Written By: Raphael Ma,
“There are too many people who go before God with the pretence of being useful to Him” – St. Thérèse of Lisieux
If you think St. Thérèse’s observation also applies to you, then I wrote this post especially for you. The other day I had to go downtown in a big city to see the doctor. So I got on the train with my parents, and went to Mass at this wonderful chapel on the 3rd floor of a pretty inconspicuous building in the heart of the banking district of that same city. The whole trip brought back memories, since I used to take the same train to get to high school every day, and memories of other times on my way home from university between bus schedules, when I had dropped in that chapel for Mass, or on Fridays when they had all day adoration.
I have always found it difficult to keep my daily routine of prayer while I’m visiting home, and this Easter was no different. So in addition to the holiday “dissipation” – that’s a term some spiritual writers use to describe the “blah” feeling and difficulty focusing that comes from sort trying to do a whole bunch of things and really doing none of them, as in having music playing in the background while working on final exam sample questions while logged into facebook while carrying on a conversation with someone in the same room whom you are supposedly watching TV with… – there was the whole swirl of memories of my travels going on in my head, and so that day I was finding it difficult to concentrate and make my thanksgiving after Communion.
Then I got a little frustrated. I thought to myself – I’m a seminarian! Come on! I should be able to focus for just five minutes to pray!
And then I remembered a similar incident that happened just before Holy Week that I was going to take to confession soon.
It was our last hockey game before the break, and due to some personnel changes, I ended up playing goalie using someone else’s equipment. Even when I normally play goalie, I’m still using someone else’s equipment, but the equipment I used that day was new to me. About halfway through the game, I was letting in a lot of goals, and after one particularly frustrating one got in, I threw down my stick as hard as I could and swore loud enough that my teammates could hear me. I then proceeded in my mind to blame everyone and everything else – it’s because I’m using different equipment, it’s because my defense wasn’t there, etc. – anyone and anything other than myself. I did not want to consider the possibility that I just wasn’t as good in net as I thought.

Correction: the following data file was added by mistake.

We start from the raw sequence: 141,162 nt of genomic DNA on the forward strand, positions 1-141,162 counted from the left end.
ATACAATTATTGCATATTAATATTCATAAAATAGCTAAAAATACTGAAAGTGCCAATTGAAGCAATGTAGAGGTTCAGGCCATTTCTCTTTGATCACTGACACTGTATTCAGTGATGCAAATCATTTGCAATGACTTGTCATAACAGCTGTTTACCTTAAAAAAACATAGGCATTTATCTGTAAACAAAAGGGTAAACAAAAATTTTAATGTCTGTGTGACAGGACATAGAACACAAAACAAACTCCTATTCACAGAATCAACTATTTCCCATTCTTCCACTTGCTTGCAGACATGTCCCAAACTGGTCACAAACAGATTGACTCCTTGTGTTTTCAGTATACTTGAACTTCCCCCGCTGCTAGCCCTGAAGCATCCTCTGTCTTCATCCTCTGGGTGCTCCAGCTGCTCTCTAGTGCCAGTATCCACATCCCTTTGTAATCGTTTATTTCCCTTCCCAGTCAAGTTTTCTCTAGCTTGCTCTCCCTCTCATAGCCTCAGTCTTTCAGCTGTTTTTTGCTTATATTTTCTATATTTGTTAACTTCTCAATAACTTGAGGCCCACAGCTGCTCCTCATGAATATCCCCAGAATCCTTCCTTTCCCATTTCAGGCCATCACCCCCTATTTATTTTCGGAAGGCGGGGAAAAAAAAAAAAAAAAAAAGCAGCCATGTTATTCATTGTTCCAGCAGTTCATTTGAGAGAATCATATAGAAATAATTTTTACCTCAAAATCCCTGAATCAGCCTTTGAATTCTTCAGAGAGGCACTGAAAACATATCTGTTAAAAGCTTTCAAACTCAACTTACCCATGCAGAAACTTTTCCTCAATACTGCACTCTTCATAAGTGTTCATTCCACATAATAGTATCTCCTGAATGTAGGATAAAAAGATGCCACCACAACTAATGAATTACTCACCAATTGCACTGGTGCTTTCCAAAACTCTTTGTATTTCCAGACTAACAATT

While walking back to seminary after the game, I reflected– “thank God the stick didn’t break, after all none of the equipment was mine, and I guess I had no right to thrash it in my frustration.” And while I was at it, it was also time to face the truth that I had only been playing goalie since the summer, and I thought I was better than I actually was, and that’s why I was frustrated.
For those of us who try to keep a daily routine of prayer, which is a good thing, I think there comes a time when it begins to feel like a duty I’m doing for God. As irreverent as that sounds, I think the temptation is a real one. We treat it like an impersonal duty, instead of an encounter. We treat it like just another thing on the to-do list, and since we didn’t plan our schedule around our prayer times, we ended up crashing into prayer immediately from some other activity, and continued to think about the last thing we were doing for some, if not the whole time we meant to pray! But what I think underlies that “impersonal duty” attitude towards prayer is the assumption that prayer something we can just do, as if there was a prayer switch in us that we turn on and off at will. Then when we find that we are “performing” below our expectations, we get frustrated.
Not unlike borrowed sports equipment or skills we never really had, prayer doesn’t “belong” to us, like some thing we can amuse ourselves with for a while then put back on the shelf, and get it later, expecting to enjoy the same experience. Prayer is a gift from God. To whom does God give this gift?
The way my schedule works out I end up praying vespers/evening prayer from the Liturgy of the Hours immediately before my daily meditation. That means I end up praying the Magnificat each day before meditation. And the answer to my question struck me later that same day.
“My soul proclaims the greatness of the Lord,
my spirit rejoices in God my Saviour
for he has looked with favour on his lowly servant.
From this day all generations will call me blessed:
the Almighty has done great things for me,
and holy is his Name.
He has mercy on those who fear him
in every generation.
He has shown the strength of his arm,
he has scattered the proud in their conceit.
He has cast down the mighty from their thrones,
and has lifted up the lowly
He has filled the hungry with good things,
and the rich he has sent away empty.
He has come to the help of his servant Israel
for he has remembered his promise of mercy,
the promise he made to our fathers,
to Abraham and his children forever.” [Luke 1:46-55]
Suggested Reading:Catholic Living, Prayer, by Catholic Chapter House.